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Rrose Sélavy, or Rose Sélavy, was one of the pseudonyms of artist Marcel Duchamp. The name, a pun, sounds like the French phrase "Eros, c'est la vie", which translates to English as "eros, that's life". It has also been read as "arroser la vie" ("to make a toast to life").

Sélavy emerged in 1921 in a series of photographs by Man Ray of Duchamp dressed as a woman. Through the 1920s, Man Ray and Duchamp collaborated on more photos of Sélavy. Duchamp later used the name as the byline on written material and signed several creations with it.

Duchamp used the name in the title of at least one sculpture, Why Not Sneeze, Rose Sélavy? (1921). The sculpture, a type of readymade called an assemblage, consists of an oral thermometer, a couple dozen small cubes of marble resembling sugar cubes inside a birdcage. Sélavy also appears on the label of Belle Haleine, Eau de Voilette (1921), a readymade that is a perfume bottle in the original box. Duchamp also signed his film Anemic Cinema (1926) with the Sélavy name.

From 1922 the name Rrose Sélavy also started appearing in a series of aphorisms, puns and spoonerisms by the French surrealist poet Robert Desnos. Desnos tried to portray Rrose Sélavy as a long lost aristocrat and rightful queen of France. Aphorism 13 paid homage to Marcel Duchamp: "Rrose Sélavy connaît bien le marchand du sel" [in English: "Rrose Sélavy knows the merchant of salt well"; in French the final words sound like Mar-champ Du-cel -- Duchamp's compiled notes are titled 'Salt Seller']. (Note that the 'salt seller' aphorism - "mar-chand-du-sel" - is a phonetic rearrangement of the syllables in the artist's actual name: "mar-cel-du-champ.") In 1939 a collection of these aphorisms was published under the name of Rrose Sélavy, entitled Poils et coups de pieds en tous genres.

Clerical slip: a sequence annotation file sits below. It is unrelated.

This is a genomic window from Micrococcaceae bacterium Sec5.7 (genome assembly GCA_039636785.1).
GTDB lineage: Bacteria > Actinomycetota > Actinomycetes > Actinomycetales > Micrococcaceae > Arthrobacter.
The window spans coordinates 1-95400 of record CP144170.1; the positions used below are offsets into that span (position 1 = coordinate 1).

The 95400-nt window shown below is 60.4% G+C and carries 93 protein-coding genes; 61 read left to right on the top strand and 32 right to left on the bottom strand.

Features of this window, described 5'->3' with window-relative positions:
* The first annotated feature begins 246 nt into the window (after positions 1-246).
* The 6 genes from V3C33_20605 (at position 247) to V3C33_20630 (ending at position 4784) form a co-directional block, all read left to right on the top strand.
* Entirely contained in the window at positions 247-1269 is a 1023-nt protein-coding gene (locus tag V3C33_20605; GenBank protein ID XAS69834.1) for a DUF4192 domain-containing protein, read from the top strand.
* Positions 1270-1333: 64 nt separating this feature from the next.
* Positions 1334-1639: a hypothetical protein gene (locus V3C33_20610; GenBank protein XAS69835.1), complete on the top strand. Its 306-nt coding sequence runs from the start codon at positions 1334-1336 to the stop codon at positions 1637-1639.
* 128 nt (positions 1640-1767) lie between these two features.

The inspiration of the name Rrose Sélavy has been viewed to be Belle da Costa Greene, J.P. Morgan's librarian of The Morgan Library & Museum (formerly The Pierpont Morgan Library) who, following his death, became the Library's director, working there for a total of forty-three years. Empowered by J.P. Morgan, and then by his son Jack, Greene built the collection buying and selling rare manuscripts, books and art.